More attempts to curb reckless lending
The recent credit amnesty for South African consumers, passed in March, has received so much publicity that many people think that this is all that changed in the National Credit Act (NCA). However, several other measures to curb reckless lending were also added when the president signed the amendments into law in May.
The Minister of Trade and Industry (DTI) Dr Rob Davies has now published the new National Credit Regulations and regulations for the amendment of existing regulations. The other amendments include the requirement that all credit providers must now register with the National Credit Regulator, a compulsory affordability assessment must be used when granting credit, consumers who default must be given the opportunity to remedy the default and certain charges are now prohibited.
The NCA Amendment Act addresses the concern that credit providers are still involved in irresponsible and reckless lending practices as well as providing clarity on some of the provisions in the NCA.
Zodwa Ntuli, deputy director-general of Consumer and Corporate Regulation at the DTI, said in a statement that credit providers inconsistently determined the models for affordability assessments. This resulted in credit in excess of billions being granted to consumers, increasing the level of household indebtedness.
Over-indebtedness is caused by reck-
less lending by marketing unsolicited loans, provision of pre-approved credit facilities, including credit cards and failure by some credit providers to conduct affordability assessments, Ntuli said.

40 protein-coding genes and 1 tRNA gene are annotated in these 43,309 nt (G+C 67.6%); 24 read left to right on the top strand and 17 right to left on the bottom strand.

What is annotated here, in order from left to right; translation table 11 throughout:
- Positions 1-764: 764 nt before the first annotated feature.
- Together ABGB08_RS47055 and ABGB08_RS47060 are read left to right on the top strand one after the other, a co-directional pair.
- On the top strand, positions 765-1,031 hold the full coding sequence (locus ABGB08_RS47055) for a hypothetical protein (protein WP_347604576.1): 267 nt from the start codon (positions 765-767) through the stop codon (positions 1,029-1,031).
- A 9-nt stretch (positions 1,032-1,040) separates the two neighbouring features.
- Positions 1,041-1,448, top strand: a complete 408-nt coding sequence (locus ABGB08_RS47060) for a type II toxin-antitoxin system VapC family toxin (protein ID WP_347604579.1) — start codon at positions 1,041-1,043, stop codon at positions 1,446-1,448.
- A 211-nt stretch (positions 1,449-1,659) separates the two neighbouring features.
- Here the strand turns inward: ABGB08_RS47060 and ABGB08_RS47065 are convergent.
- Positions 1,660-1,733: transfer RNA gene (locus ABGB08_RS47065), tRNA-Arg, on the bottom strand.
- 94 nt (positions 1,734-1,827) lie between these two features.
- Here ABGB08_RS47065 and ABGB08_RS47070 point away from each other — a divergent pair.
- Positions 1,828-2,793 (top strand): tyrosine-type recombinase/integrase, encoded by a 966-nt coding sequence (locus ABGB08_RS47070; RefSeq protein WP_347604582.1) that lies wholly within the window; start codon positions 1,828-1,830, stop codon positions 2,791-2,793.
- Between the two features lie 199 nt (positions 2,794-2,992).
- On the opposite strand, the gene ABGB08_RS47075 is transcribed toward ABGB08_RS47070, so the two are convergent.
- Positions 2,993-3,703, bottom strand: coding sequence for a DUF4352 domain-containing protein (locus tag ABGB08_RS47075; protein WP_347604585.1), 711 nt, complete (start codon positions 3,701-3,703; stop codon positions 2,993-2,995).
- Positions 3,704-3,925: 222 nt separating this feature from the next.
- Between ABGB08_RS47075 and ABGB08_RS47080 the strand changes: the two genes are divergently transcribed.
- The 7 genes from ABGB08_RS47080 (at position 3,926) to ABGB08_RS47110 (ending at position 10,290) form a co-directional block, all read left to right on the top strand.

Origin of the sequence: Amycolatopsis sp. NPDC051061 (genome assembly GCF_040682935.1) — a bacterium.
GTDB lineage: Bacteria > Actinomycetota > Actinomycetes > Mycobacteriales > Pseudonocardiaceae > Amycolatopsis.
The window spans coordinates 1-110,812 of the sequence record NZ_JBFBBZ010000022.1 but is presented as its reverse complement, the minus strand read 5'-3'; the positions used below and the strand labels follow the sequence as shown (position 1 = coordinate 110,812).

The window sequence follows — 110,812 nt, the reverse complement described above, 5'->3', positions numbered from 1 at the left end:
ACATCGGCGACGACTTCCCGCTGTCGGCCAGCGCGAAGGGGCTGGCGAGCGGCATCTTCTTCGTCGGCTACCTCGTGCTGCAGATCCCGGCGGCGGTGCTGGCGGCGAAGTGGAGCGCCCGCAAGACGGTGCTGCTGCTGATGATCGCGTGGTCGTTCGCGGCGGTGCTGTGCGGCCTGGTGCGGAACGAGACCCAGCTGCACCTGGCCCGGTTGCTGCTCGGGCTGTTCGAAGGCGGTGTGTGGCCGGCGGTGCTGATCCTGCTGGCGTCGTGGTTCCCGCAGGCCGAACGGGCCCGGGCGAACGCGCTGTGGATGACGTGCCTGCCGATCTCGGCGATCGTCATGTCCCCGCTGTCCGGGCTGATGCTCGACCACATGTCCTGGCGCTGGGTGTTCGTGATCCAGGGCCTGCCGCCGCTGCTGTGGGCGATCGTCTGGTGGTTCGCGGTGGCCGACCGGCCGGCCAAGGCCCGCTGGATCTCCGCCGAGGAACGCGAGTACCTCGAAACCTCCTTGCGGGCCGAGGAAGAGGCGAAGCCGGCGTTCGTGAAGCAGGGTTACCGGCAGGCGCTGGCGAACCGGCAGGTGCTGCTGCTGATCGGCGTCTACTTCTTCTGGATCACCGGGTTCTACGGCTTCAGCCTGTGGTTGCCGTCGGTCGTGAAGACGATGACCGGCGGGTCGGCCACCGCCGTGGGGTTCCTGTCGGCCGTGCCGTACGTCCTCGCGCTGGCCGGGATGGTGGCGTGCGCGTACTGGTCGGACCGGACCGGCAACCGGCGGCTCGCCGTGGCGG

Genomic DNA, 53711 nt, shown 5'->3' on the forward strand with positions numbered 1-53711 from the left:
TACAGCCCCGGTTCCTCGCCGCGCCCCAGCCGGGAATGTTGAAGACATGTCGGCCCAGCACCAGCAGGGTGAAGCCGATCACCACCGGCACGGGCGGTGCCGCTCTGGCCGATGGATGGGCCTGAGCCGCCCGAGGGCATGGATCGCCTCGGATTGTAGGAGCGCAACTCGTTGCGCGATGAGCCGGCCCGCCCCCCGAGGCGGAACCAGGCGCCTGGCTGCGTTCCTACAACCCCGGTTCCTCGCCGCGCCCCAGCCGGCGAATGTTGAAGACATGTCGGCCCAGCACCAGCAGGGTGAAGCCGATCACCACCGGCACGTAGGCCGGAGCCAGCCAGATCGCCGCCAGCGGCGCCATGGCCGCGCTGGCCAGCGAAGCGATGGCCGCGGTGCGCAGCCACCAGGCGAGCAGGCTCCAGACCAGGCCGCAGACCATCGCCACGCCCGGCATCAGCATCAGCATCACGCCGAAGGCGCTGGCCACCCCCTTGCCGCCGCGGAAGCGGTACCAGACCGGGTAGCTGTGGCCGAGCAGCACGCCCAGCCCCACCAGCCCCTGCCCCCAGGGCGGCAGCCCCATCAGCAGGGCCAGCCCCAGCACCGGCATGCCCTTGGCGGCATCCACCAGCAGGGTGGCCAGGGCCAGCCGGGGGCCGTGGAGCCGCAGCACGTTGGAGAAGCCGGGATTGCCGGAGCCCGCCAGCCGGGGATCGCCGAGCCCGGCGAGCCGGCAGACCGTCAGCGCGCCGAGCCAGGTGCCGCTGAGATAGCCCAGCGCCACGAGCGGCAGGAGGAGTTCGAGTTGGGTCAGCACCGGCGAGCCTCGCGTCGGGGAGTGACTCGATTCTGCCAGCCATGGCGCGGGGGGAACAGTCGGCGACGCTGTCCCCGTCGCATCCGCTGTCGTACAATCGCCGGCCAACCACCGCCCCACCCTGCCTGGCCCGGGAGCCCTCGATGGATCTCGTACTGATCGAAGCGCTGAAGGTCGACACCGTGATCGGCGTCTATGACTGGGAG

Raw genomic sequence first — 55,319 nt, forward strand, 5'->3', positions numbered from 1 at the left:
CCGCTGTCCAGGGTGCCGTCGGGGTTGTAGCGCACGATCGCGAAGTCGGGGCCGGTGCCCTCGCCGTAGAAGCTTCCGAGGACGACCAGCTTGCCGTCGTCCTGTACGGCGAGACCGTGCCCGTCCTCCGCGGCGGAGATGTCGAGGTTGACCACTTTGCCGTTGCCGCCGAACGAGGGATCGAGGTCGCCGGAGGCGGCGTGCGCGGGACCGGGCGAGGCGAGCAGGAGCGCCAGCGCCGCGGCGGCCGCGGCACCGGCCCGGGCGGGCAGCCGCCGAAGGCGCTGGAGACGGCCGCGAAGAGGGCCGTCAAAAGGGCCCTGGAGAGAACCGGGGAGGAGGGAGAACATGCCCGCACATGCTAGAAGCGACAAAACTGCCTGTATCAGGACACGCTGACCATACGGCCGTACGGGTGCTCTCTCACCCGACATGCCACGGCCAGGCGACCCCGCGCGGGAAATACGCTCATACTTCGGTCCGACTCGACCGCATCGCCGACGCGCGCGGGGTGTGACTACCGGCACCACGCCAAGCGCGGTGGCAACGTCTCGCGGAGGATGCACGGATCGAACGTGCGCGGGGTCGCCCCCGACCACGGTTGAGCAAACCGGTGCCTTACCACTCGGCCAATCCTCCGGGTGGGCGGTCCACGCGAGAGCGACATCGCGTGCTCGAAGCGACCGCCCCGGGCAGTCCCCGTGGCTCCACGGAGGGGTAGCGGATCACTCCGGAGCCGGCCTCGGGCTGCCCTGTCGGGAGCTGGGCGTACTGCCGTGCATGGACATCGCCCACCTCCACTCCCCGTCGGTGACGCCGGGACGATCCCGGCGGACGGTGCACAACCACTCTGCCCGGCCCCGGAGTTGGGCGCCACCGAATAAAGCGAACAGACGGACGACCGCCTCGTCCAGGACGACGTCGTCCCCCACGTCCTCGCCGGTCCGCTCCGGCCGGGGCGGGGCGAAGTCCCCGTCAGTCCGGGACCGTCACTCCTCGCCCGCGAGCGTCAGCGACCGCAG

EVERYBODY MUST REGISTER
The NCA currently only requires lenders with more than 100 credit agreements or principal debt exceeding R500 000 to register with the NCR. The amendment now requires all credit providers, including smaller credit providers to register.
Affordability assessments, which will now become compulsory, represent the most important change because they will protect consumers from becoming the victims of reckless lending, which has been at the core of credit problems in the industry and communities where consumers are often in so much debt that they are unable to afford food. This kind of lending was said to have contributed to labour unrest among workers.
The current provisions in the NCA allow credit providers to develop their own affordability assessments, but with the amendment, the minister can prescribe affordability assessment regulations about discretionary income and the portion that must be left out when affordability assessments are done to prevent credit providers from providing credit to the maximum of a consumer’s income. Ntuli explained that the introduction of the affordability assessment regulations is necessary and urgent in order to stop reckless lending and, because it is legally binding, credit providers are compelled to use it. Credit providers must, before providing credit, determine consumers’ financial means and prospects, existing financial obligations and debt repayment history.